The regulation of the collection of garbage and refuse is a governmental function falling within the police powers of the state or municipality. 7 McQuillin, Municipal Corporations, 24.242, p. 81 (3d Rev. Ed. 1968); Craig v. City of Macon, 543 S.W.2d 772 (Mo. Banc 1976). The legislature, by Section 260.215, has given cities and counties wide latitude in dealing with the health hazards, nuisances and environmental pollution 'that necessarily accompany the accumulation and unmanaged disposal of garbage, refuse and filth.' Craig v. City of Macon, supra, at 777. It is clear that cities and counties in Missouri, as a function of the police powers delegated to them, can control not only the collection of solid wastes, but also the processing and disposal thereof. Section 260.215.2; see also, McQuillin, supra, 24.253. From the scope of the language found in Section 260.215, it appears that the legislature intended to give cities and counties the maximum permissible authority over the management of solid wastes. The only question is whether the police power may be extended to the requirement that wastes be disposed of at resource recovery facilities rather than at landfills.

 The limiting factor in police power regulation, once the city or county is authorized to act on the subject matter, is whether the regulatory measure is reasonable. Bellerive Investment Co. v. Kansas City, 13 S.W.3d 628 (Mo. 1929); Flower Valley Shopping Center v. St. Louis County, 528 S.W.2d 749 (Mo. Banc 1975). The Missouri courts have held that a city may validly restrict collection of garbage and refuse within the city to a single scavenger or waste hauler. Valley Spring Hog Ranch v. Plagmann, 220 S.W. 1 (Mo. Banc 1920); Harper v. Richardson, 297 S.W. 141 (K.C.Ct.App. 1927). It is also reasonable for a city to require all householders to pay a service charge for collection of solid wastes, whether or not an individual householder desires or uses the collection service. Craig v. City of Macon, supra.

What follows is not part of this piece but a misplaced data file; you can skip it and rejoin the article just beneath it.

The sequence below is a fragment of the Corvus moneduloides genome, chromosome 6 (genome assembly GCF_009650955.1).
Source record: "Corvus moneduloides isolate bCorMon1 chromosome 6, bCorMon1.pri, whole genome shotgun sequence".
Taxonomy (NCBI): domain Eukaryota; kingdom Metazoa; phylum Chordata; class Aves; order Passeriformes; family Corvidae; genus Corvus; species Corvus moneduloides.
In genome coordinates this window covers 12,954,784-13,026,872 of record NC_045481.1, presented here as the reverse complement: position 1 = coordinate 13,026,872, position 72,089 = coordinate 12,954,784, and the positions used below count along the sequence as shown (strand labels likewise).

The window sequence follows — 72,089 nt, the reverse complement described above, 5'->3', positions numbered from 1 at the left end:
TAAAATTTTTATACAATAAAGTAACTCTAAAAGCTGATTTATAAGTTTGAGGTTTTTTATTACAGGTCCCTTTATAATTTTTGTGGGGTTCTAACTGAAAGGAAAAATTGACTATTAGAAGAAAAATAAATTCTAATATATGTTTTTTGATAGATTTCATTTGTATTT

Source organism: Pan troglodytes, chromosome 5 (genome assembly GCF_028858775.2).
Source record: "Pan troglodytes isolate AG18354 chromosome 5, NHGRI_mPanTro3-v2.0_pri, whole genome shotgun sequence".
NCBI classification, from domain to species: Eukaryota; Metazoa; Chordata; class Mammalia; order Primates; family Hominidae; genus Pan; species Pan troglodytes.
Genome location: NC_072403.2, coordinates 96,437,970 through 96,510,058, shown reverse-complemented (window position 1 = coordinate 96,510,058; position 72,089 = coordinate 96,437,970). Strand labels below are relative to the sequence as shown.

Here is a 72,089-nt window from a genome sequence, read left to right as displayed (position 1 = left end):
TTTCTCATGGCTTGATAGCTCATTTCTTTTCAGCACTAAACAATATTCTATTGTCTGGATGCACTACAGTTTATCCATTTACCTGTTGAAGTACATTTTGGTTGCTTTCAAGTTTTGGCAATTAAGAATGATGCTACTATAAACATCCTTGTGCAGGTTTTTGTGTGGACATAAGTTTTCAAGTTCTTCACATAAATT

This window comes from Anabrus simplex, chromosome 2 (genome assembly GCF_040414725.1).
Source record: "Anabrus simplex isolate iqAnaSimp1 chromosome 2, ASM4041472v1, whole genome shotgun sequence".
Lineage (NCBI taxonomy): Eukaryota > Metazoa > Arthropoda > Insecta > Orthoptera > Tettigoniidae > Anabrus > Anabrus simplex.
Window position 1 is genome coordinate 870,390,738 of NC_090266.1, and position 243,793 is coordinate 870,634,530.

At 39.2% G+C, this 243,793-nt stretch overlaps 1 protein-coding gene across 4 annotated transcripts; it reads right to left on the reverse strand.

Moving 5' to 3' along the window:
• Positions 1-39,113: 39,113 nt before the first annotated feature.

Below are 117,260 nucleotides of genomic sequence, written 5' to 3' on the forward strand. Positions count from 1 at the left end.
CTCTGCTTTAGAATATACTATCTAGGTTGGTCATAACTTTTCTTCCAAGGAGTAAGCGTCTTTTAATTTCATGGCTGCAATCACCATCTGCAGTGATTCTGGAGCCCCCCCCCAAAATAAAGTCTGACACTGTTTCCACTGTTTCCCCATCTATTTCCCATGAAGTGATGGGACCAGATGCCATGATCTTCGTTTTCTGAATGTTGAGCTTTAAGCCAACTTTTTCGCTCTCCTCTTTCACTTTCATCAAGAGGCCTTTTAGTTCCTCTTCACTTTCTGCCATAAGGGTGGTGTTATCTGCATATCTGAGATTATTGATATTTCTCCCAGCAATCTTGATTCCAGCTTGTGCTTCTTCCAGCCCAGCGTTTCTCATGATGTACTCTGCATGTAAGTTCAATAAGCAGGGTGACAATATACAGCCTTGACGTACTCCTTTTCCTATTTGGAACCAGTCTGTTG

While no case from a Missouri court or any other jurisdiction has directly addressed the issue at hand, it is clear from the cases cited above that the Missouri courts have given local governments wide latitude in dealing with threats to public health and welfare. As stated in Craig v. City of Macon, supra, at 775: